While many of Cincinnati’s theaters have announced their 2011-2012 seasons, a few more are putting the finishing touches on what they’ll stage for the coming year. Today I can share with you exciting news from The Carnegie Visual and Performing Arts Center as well as an always popular series at UC’s College-Conservatory of Music (CCM).
Not much theater as summer gets rolling locally, but it is time for Cincinnati Opera, which opened its 91st season on Thursday with a production of Verdi's Rigoletto. It's a tragic story about a foolish father who tries to protect his daughter by hiding her away from the world, leading to her death.
Friday and Saturday are the final two days of performances from the Cincinnati Fringe. You can read reviews of all the shows at CityBeat's special Fringe blog site. But for your quick reference, here's a list of the shows that received "Critic's Picks" from one of our writers.
CityBeat’s theater guru Rick Pender is right when he pimps the Cincy Fringe Festival as an “Antidote to Uptight” — personally speaking, the annual smorgasbord of edgy indie theater is among the best 12 days the city has to offer. Even the productions that don’t work are at least unique in one way or another. (Check CityBeat’s extensive Fringe coverage for proof.)
Furthermore, as an Over-the-Rhine resident, it’s always heartening to see our city’s most historic and interesting neighborhood even more alive than usual during the fest’s run, a bohemian beehive of activity that celebrates creativity, passion and, as Fringe Producing Artistic Director Eric Vosmeier likes to say, weirdness over all else.
Since the 2011 Cincinnati Fringe Festival kicked off on June 1, a panel of three dedicated theater experts have been evaluating performances for recognition through the Acclaim Awards. These awards are in the process of being renamed, but for the sake of clarity and brevity, I’m going to call them by their soon-to-be-former name. The panelists are veterans of the Acclaims; neither Jackie Demaline of The Cincinnati Enquirer nor I are members of the panel or involved in this process.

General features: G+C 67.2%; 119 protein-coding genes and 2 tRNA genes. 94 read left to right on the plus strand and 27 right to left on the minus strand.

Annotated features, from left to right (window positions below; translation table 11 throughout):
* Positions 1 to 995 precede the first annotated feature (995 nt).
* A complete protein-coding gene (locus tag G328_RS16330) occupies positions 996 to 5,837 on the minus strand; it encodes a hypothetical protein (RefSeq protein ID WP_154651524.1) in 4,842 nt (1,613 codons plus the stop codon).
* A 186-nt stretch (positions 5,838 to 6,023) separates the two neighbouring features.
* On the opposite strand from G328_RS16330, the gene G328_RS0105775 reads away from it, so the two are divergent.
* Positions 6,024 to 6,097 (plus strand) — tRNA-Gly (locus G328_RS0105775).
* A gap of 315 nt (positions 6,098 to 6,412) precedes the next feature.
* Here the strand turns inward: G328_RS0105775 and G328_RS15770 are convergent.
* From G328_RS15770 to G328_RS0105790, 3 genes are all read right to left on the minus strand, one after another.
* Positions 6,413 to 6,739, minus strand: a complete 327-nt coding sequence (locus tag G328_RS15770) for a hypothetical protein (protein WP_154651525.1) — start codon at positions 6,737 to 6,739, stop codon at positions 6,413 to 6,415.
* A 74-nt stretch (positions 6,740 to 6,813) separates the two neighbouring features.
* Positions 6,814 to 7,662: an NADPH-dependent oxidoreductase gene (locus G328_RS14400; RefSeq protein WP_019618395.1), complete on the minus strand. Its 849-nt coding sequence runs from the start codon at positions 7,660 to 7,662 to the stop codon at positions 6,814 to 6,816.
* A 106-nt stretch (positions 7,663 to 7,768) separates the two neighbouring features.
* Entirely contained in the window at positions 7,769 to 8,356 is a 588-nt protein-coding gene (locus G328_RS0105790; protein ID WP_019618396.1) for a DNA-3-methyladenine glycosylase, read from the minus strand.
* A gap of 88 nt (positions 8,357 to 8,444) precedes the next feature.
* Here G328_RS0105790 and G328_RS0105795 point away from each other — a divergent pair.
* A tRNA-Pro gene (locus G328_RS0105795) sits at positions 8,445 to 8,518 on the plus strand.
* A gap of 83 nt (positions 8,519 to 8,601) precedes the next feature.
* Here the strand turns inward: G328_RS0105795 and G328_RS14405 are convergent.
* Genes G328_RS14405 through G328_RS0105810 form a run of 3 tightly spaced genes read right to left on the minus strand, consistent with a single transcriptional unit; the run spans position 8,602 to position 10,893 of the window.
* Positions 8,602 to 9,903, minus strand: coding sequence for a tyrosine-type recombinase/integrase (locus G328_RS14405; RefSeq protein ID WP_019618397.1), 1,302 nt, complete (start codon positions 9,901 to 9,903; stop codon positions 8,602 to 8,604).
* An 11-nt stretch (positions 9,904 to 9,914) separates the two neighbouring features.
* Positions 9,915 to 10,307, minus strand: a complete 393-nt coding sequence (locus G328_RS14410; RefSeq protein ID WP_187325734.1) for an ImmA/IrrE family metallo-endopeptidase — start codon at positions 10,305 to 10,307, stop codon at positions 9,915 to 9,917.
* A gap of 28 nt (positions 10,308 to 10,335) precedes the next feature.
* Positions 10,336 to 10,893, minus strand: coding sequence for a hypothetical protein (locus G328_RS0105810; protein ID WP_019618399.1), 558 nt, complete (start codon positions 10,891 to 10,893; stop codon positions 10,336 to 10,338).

Perusing the releases so far this summer reveals a divide that has been growing wider recent years. In fact, the gulf between big-budget Hollywood productions (most of which are sequels or recycled material) and smaller films (most of which are documentaries or foreign films being offered by a dwindling handful of specialty distributors — plus the ever-vital Sony Pictures Classics) has never been as wide as it is right now.
In the Association of Art Museum Curators' recent Annual Awards for Excellence (for the calendar year 2010), Benedict Leca — curator of European Painting and Sculpture at Cincinnati Art Museum — won first place in the Outstanding Article, Essay or Extended Catalogue Entry category for his "A Favorite Among the Demireps" article for the museum's Thomas Gainsborough and the Modern Woman exhibition. He also organized the show.
There are more doors than usual this weekend, right in the middle of the eighth annual Cincinnati Fringe Festival. If you're looking for a recommendation or two, I suggest you check out CityBeat's Fringe review website.
Reviews have been posted on CityBeat's Fringe microsite for eight of the nine shows that debuted yesterday on opening night of the 2011 Cincy Fringe Festival. Two are rated as "Critic's Picks," including Curriculum Vitae by Jimmy Hogg (pictured).
Listen up, fans of crafty, post-modern fiction: Local author/professor/all-around good guy Michael Griffith christens his freshly minted new book, Trophy, 7 p.m. tonight at Joseph-Beth Booksellers.